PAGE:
My time in India was a time of sharp contrasts and self-reflection. I have not been surrounded by that level of ever present poverty with the exception of working in the Yucatan in the late 1960s, since I was in India three years ago.
The contrasts of the grinding poverty and the brilliant saris in the middle of the street seemed strange. Isn’t poverty’s color grey or somber? Everywhere one looks in the towns is rubble, dirt, rocks, thatch huts, make-shift housing that is not make-shift, beggars, and need. Yet the street markets are filled with flowers, fruits, and vegetables of every rainbow color. The living things of color dot the context of greyness like determined hope.
In the middle of all of this, a family serves 14 of us, the guests, a hot lunch everyday we are in their home and invites us to bask in their cheerfulness and love.
One can see the need in the faces of the street children, their outstretched hands immediately present when we stop. More need is etched in the wrinkles of the aged women who live on the streets.
One feels the overwhelming press of people, everywhere. When looking at the sidewalks, they are usually 4 deep with people, all the time.
The roads are pressed with people, all the time. There are those permanently connected to the ground through affliction and physical impairment, at every turn.
One has to release all sense of normalcy as we move through the throngs of people, motorcycles, auto-rickshaws, bikes, cars and trucks. All is up to God, in every single way. My sense of order, fabric of the society and the way one makes sense out of the world does not work in India as She has her own rhythm and vibration, completely apart from what is familiar to those of us visiting. All the assumptions we hold do not work there. There is another order of society which is not visible to us, however hard we try to see it. I am constantly reminded that I am a visitor, in all ways.
The best we can do is to get a driver we can speak with who can be our go-between. The best we can do is to eat all things cooked which are put before us and to eat nothing raw. The best we an do is to be respectful of the religions ceremonies we are invited to attend and release all thoughts of what we are doing in India. It is not clear why one is necessarily called to India, it just simply happens.
Nothing is familiar, but a shared love of the Divine arrived at from vastly different paths, yet shared all the same. That is the amazing walk in India.
Amidst an endless background of poverty, one experiences the holy shrines, the elaborate religious festivals, the chanting of devotionals, the taking of prasada, blessed holy food, the use of the vibuti, the gift of amrita and cum-cum. All the outwards ways of worshiping, are unfamiliar but the sharing of the Energy of Divine Presence is completely familiar.
It is as if all the signals for living are completely switched around and one has to make one’s way on faith that all will be fine. Every moment of every day, one has to walk in faith that all will be fine. Simply the process of putting on a sari in and of itself is daunting.
How does one put on 8 yards of material and move through the day? All the conflicting energy around one’s public self and one’s private self gets a good shake-up. Who are we really at the end of the day? What is it that makes for order and “ordinary” time. Certainly, not anything that shows on the outside. That is all jumbled up because of the clothing we are wearing and the process of walking barefoot through all the shrines and homes, and the process of chanting and praying in Sanskrit, or Hindi, or English. Can we really connect when we are this far out of our comfort zone?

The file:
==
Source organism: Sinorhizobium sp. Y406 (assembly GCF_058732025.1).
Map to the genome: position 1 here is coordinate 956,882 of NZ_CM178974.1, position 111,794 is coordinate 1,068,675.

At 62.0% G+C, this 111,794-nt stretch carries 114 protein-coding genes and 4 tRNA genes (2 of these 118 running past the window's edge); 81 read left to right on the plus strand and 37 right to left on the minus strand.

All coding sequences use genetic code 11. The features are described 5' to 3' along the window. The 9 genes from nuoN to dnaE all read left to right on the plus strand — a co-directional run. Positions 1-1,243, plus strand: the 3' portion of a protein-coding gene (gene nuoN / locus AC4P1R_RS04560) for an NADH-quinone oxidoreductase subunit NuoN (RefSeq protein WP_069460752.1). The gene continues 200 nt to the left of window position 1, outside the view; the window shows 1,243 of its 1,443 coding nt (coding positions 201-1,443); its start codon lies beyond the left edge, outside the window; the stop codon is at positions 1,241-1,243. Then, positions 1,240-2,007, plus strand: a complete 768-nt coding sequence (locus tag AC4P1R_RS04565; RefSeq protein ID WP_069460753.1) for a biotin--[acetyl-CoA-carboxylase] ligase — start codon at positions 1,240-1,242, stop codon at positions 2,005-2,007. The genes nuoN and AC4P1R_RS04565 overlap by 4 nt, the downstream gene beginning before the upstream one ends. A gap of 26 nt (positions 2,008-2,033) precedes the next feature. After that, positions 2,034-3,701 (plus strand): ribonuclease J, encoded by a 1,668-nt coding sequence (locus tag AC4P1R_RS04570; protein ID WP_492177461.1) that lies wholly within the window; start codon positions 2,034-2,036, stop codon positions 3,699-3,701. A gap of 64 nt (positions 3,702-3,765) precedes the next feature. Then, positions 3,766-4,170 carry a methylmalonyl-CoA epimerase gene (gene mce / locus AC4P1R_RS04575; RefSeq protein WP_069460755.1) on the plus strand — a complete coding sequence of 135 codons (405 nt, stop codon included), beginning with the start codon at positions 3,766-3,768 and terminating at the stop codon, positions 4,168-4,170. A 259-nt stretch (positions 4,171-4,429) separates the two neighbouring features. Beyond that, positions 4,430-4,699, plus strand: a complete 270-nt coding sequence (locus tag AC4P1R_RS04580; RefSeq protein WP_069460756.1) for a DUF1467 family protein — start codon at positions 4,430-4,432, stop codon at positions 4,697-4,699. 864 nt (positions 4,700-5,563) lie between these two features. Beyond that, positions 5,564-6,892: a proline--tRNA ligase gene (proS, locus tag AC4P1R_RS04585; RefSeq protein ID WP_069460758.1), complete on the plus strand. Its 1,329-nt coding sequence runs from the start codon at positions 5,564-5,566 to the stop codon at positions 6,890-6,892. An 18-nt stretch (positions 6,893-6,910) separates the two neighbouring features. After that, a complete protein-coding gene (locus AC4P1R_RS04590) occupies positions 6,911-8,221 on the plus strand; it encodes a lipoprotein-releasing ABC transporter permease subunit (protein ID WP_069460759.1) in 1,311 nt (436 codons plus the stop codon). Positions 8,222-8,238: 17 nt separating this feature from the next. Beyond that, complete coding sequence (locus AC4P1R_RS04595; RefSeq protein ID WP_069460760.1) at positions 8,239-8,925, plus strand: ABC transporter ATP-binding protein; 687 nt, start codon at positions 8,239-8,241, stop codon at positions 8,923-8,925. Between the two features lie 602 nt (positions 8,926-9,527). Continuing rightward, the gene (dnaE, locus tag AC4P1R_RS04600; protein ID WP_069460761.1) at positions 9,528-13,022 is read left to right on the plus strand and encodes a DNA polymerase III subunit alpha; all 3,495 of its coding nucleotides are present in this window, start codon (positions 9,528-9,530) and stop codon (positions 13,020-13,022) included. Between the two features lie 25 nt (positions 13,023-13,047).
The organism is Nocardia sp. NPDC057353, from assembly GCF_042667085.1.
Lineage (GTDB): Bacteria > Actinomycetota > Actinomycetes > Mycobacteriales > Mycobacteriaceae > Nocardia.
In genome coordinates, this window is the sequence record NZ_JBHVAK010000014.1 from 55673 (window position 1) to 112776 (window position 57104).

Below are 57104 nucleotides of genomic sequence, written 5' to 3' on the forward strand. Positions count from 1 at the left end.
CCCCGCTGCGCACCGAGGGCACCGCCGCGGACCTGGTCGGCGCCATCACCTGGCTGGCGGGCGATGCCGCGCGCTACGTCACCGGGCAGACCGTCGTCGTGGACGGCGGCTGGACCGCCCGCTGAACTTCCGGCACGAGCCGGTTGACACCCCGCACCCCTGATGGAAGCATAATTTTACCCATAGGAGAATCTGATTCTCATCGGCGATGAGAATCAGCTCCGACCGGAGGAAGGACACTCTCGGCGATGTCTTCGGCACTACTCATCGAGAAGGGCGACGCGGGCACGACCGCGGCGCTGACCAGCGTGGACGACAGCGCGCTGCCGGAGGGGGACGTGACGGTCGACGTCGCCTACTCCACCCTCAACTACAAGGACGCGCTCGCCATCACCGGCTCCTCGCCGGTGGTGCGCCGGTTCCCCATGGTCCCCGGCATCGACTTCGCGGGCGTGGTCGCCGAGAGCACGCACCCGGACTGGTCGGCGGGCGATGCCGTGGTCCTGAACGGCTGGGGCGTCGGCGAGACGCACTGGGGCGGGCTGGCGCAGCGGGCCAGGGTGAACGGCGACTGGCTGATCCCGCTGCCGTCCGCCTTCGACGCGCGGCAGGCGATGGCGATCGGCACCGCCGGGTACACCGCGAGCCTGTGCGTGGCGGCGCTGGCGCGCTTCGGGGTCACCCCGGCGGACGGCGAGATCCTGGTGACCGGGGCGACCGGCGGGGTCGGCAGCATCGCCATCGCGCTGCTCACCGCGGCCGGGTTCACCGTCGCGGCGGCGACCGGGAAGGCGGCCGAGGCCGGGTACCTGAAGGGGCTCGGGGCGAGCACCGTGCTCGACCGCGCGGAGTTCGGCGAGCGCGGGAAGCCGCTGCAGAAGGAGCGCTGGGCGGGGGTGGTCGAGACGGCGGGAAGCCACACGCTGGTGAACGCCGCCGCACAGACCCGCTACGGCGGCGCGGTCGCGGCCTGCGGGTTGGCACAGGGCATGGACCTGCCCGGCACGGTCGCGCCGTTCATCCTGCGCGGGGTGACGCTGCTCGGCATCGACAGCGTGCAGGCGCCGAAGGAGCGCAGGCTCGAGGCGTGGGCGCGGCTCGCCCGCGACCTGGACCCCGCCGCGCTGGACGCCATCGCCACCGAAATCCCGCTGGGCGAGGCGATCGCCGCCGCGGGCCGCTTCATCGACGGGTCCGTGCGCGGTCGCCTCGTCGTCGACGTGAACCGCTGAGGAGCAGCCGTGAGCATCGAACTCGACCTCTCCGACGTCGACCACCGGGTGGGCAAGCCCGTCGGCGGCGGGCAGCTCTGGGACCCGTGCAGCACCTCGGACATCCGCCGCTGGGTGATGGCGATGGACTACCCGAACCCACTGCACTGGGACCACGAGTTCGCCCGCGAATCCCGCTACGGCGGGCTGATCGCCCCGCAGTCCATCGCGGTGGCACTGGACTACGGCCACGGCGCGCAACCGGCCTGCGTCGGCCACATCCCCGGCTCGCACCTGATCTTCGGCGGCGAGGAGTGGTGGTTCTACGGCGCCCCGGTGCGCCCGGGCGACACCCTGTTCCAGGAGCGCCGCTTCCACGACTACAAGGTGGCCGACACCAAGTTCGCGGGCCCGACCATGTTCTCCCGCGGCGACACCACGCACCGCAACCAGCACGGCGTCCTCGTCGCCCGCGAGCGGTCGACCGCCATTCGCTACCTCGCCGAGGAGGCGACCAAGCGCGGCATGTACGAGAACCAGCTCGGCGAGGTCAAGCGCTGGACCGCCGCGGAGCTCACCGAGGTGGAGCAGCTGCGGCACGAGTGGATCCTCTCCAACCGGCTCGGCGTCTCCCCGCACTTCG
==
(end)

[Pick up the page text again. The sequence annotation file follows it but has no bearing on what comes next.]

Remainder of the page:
I am so relieved again to find that my time in Silence is a constant. It is a constant I can find again, there, with all those people who are so different from me. It is a constant that sees me through, even in the strangeness of the clothing I am wearing, the sounds I am hearing, the visions I am seeing, the smells I am smelling. The Silence is my welcoming friend of deep solace. It is my refuge that somehow reassures me that I am fine, that I am whole, that I am in that place for something I can’t understand with my mind, only with my heart. Silence leads me to the space of deep connectedness with All That Is, including the very strange surroundings and customs I find myself partaking in.
Am I being true to myself? What does all that even really mean, while being in India? Do my outside actions really reflect who I am. Probably not, as I feel off-kilter much of the time I am there. I welcome smiles and kind words of those helping us through all of this. I welcome the room given to us to rest where there is an air conditioner, a western toilet and places to leave our things.
I am touched by the helpful hands of young woman who teaches me to wrap the sari more securely. I welcome the intimate stories of the woman in conjunction with her husband and family, who has overseen the expansion of support for 25 rural schools in south India, the creation of an orphanage, a medical clinic and an aging folks home. All this in the midst of overwhelming physical poverty.
In their home, there are two large shrines to All That Is, known to them and many others, as Sai Baba. There are all sorts of stories of the pictures and statues spontaneously producing vibuti, sacred ash, which has to be scooped up regularly. There is another reality they are living with, which I thankfully know in Silence, Love and Blessing. We connect even though we are worlds apart, we are One. That is beyond all that I could ever imagine, really way beyond anything my mind could have thought of. That is why I have been called to India. We are really All One, even though we may only have a glimpse of it one day in India.
My thanks to Liz Spiwack, one of my traveling companions, for the sharing of these photos from our trip for use in this post.